Cutting atmospheric soot, methane and ground-level ozone is the quickest way to tackle climate change in the short term, according to a new report.
The governing council of the UN Environment Programme (Unep) in Nairobi will hear that reducing these short-lived emissions could reduce warming by half a degree.
And it would be more easily achieved than reducing emissions of the gas principally implicated in long-term climate change, CO2.
It would also have spin-off benefits because soot and ground-level ozone harm human health - and ozone damages crops.
The assessment comes from Unep and World Meteorological Organization, in collaboration with a global team of scientists.
Its authors insist that nations must continue to strive to reduce CO2 emissions, which will continue to warm the atmosphere for more than 100 years from the time they are produced.
But it says that using existing technologies and institutions to cut ozone and black carbon (soot) can halve regional warming for 30 to 60 years whilst averting millions of premature deaths and avoiding tens of billions of dollars of crop losses annually.
Black carbon comes from the incomplete combustion of fossil fuels, mostly through diesel engines and biomass burning - including in cook stoves and brick kilns.
It heats the atmosphere directly and also increases warming when particles fall on to snow and ice and reduce their reflectivity.
Ozone in the upper atmosphere protects us from harmful rays. At ground level it is a serious pollutant formed by the action of sunlight on methane, carbon monoxide, volatile organic compounds and oxides of nitrogen.
The report says: "A small number of emission reduction measures targeting black carbon and ozone precursors could immediately begin to protect climate, public health, water and food security, and ecosystems.
"They include the recovery of methane from coal, oil and gas extraction and transport, methane capture in waste management, use of clean-burning stoves for residential cooking, diesel particulate filters for vehicles and the banning of field burning of agricultural waste."
It says the task of reducing these gases needs strategic investment and institutional plans and continues: "The identified measures complement but do not replace anticipated carbon dioxide reduction measures.
"Major CO2 reduction strategies mainly target the energy and large industrial sectors and therefore would not necessarily result in significant reductions in emissions of black carbon or the ozone precursors methane and carbon monoxide.
"Significant reduction of the short-lived climate forcers requires a specific strategy, as many are emitted from a large number of small sources.
It has been known for several years that non-CO2 gases are important short-term climate forcers but the impetus to control them was boosted by a paper in Nature Geoscience in April 2009.
A model by Drew Shindell from Nasa's Goddard Institute for Space Studies suggested that 45% or more of the Arctic warming over the past 30 years was likely to have been caused by changes in black carbon and sulphate aerosol particles.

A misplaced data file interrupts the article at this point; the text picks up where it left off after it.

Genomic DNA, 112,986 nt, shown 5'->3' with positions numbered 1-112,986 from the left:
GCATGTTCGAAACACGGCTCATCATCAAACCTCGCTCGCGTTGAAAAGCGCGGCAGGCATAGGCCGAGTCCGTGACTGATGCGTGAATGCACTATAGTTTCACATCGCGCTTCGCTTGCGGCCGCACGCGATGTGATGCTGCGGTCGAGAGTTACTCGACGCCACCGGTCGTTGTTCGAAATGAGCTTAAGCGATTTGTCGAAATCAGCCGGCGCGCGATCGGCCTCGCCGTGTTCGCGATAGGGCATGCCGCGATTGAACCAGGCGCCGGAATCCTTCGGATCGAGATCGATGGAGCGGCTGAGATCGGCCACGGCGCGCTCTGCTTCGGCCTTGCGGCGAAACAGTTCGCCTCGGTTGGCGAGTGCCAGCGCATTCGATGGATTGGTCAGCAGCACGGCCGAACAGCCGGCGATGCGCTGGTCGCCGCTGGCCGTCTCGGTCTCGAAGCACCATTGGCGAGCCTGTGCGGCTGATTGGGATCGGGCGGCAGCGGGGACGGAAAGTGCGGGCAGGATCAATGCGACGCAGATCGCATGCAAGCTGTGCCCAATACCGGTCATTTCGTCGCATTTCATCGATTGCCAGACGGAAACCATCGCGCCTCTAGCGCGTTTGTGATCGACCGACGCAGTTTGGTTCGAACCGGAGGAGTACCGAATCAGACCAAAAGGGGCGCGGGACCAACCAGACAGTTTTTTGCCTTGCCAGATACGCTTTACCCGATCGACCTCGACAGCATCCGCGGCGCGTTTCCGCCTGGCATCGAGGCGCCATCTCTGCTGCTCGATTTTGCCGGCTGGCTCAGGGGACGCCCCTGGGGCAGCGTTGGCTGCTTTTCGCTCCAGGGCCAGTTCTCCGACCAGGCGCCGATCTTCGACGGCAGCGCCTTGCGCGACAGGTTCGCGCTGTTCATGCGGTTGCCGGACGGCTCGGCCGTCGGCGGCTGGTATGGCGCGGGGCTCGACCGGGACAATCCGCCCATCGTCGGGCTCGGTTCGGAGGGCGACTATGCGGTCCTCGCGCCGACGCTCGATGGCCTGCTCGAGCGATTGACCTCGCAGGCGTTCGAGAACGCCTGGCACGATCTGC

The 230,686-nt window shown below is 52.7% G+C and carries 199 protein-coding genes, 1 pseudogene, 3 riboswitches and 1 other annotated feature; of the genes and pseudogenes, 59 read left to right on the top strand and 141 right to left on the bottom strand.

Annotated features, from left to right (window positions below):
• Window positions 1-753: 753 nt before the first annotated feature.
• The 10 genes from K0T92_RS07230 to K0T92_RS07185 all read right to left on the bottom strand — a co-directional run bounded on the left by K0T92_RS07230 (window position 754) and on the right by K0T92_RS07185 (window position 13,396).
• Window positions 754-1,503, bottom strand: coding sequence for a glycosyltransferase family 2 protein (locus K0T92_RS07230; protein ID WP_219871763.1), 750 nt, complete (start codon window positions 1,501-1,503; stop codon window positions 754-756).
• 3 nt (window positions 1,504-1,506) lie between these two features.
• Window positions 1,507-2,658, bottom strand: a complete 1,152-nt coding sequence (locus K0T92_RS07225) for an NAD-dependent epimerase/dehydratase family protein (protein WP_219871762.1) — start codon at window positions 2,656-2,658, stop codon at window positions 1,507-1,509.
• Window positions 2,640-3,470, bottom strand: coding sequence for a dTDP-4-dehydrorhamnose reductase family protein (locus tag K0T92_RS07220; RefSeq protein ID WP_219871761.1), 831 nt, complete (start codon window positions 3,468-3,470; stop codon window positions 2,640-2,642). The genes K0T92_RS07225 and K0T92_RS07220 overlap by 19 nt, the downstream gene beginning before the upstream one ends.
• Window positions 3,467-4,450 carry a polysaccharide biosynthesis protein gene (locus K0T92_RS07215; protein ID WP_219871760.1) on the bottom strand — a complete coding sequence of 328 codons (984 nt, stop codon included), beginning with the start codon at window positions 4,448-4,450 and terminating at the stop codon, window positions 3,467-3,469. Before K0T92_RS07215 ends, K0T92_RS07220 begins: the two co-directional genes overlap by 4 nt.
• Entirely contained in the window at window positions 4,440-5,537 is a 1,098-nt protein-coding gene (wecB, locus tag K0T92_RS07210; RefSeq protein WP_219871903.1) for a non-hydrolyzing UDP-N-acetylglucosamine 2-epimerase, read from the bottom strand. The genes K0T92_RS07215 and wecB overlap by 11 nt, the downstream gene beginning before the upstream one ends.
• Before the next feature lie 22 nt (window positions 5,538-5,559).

There have been attempts to include short-lived forcing agents into the on-going UN climate talks but although methane is included in the basket of gases to be controlled by rich nations, other ozone precursors and black carbon have been kept out of the talks on the grounds that negotiations are quite complicated enough.
Unep envisages that strategies to tackle the short-lived forcers could be possibly tackled under regional pollution agreements without the need for a global deal.
But some experts still argue that including these pollutants in UN talks would be a benefit.
Dr Mike McCracken, chief scientist for the US NGO The Climate Institute told BBC News: "Most of the emissions on these short-term warming agents are coming from developing countries.
"Most governments want to cut the emissions anyway because of the health of their people and their crops. But because the pollutants aren't included in the climate talks, the developing countries can't get any credit for cutting them.
"We have to credit them in the climate talks for creating a global benefit as well as a regional benefit."
Durwood Zaelke, President of the Institute for Governance & Sustainable Development said: "We also have to start now with aggressive cuts in CO2 if we want to win the longer term climate battle. But it's not one or the other - we need to cut both CO2 and the other climate forcing agents.
"This assessment makes clear that cutting CO2 now will not reduce warming in the next 20-30 years. This means passing the 2C level several decades earlier if we don't reduce these local air pollutants."
The latest UNEP initiative runs in parallel with another initiative to use the Montreal Protocol on ozone-depleting substances to phase down hydrofluorocarbons, which are also other powerful climate forcers.
Professor David Fowler from the Centre for Ecology and Hydrology in Midlothian told BBC News that the role of ground level ozone was particularly pernicious as ozone pollution was slowing the growth of plants which would otherwise be absorbing CO2 emissions.
"Many countries have introduced controls for the ozone precursors. These have helped knock the peaks off ozone concentrations in the UK, but during the last 20 years the tropospheric background ozone has been growing steadily...and is often in the UK spring close to or in excess of values which effect vegetation."
In other words, people and crops in the UK are suffering from ground-level ozone pollution provoked by the emission of gases somewhere else in the northern hemisphere.
"The effects of tropospheric ozone on the carbon cycle are similar in magnitude (in radiative terms) to its effects as a greenhouse gas," Professor Fowler said.
"This background pollution requires hemispheric scale control measures."